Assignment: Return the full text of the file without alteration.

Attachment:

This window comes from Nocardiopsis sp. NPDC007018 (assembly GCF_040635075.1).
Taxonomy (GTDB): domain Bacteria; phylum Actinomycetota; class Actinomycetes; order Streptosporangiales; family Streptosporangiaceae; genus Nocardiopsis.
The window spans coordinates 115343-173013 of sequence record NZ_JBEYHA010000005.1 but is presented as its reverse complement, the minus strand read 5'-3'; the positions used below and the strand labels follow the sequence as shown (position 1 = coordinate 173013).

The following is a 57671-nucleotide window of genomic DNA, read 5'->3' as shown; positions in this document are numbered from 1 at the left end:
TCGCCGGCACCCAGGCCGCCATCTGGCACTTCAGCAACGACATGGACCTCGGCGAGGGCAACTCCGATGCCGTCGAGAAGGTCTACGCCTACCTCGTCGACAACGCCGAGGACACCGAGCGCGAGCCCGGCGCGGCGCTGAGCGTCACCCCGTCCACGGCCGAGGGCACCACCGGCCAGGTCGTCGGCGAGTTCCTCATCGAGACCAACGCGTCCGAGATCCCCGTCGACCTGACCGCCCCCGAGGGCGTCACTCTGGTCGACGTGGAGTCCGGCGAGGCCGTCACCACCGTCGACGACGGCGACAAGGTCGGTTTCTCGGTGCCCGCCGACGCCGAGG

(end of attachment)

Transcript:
This window comes from Nocardiopsis sp. NPDC007018 (assembly GCF_040635075.1).
Taxonomy (GTDB): domain Bacteria; phylum Actinomycetota; class Actinomycetes; order Streptosporangiales; family Streptosporangiaceae; genus Nocardiopsis.
The window spans coordinates 115343-173013 of sequence record NZ_JBEYHA010000005.1 but is presented as its reverse complement, the minus strand read 5'-3'; the positions used below and the strand labels follow the sequence as shown (position 1 = coordinate 173013).

The following is a 57671-nucleotide window of genomic DNA, read 5'->3' as shown; positions in this document are numbered from 1 at the left end:
TCGCCGGCACCCAGGCCGCCATCTGGCACTTCAGCAACGACATGGACCTCGGCGAGGGCAACTCCGATGCCGTCGAGAAGGTCTACGCCTACCTCGTCGACAACGCCGAGGACACCGAGCGCGAGCCCGGCGCGGCGCTGAGCGTCACCCCGTCCACGGCCGAGGGCACCACCGGCCAGGTCGTCGGCGAGTTCCTCATCGAGACCAACGCGTCCGAGATCCCCGTCGACCTGACCGCCCCCGAGGGCGTCACTCTGGTCGACGTGGAGTCCGGCGAGGCCGTCACCACCGTCGACGACGGCGACAAGGTCGGTTTCTCGGTGCCCGCCGACGCCGAGG